In biology, a species (abbreviated sp., with the plural form species abbreviated spp.) is one of the basic units of biological classification and a taxonomic rank. A species is often defined as the largest group of organisms in which two individuals are capable of reproducing fertile offspring, typically using sexual reproduction. While in many cases this definition is adequate, the difficulty of defining species is known as the species problem. For example, a species complex is a group of closely related species that are very similar in appearance to the point that the boundaries between them are often unclear. Differentiating measures include similarity of DNA, morphology, or ecological niche.
Presence of specific locally adapted traits may further subdivide species into "infraspecific taxa" such as subspecies.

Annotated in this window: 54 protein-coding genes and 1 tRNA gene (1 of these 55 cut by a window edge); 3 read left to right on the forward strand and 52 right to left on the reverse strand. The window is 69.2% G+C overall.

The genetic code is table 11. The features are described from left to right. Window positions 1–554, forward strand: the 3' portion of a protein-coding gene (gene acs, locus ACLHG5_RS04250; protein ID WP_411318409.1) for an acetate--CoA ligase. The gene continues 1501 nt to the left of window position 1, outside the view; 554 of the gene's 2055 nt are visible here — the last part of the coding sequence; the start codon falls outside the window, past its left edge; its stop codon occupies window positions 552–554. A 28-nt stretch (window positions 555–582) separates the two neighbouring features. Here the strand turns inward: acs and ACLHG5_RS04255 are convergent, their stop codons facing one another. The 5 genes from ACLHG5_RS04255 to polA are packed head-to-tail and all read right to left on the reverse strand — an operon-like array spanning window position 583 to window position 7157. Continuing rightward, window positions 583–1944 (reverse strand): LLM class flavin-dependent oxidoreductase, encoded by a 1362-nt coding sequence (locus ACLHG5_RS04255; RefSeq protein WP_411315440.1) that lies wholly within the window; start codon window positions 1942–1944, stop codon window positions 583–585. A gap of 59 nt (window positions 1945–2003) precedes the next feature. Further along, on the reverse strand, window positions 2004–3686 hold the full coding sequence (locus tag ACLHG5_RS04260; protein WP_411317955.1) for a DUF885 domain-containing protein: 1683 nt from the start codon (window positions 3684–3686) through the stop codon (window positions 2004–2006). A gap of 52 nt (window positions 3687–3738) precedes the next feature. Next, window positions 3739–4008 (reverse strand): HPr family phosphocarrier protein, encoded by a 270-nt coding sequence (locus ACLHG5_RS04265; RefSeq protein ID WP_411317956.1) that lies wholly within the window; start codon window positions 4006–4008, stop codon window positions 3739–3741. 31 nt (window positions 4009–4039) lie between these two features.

Species hypothesized to have the same ancestors are placed in one genus, based on similarities. The similarity of species is judged based on comparison of physical attributes, and where available, their DNA sequences. All species are given a two-part nam, a "binomial name", or just "binomial". The first part of a binomial is the genus to which the species belongs. For example, Boa constrictor is one of four species of the Boa genus. While the genus gets capitalized, the specific epithet does not. The binomial is written in italics when printed and underlined when handwritten.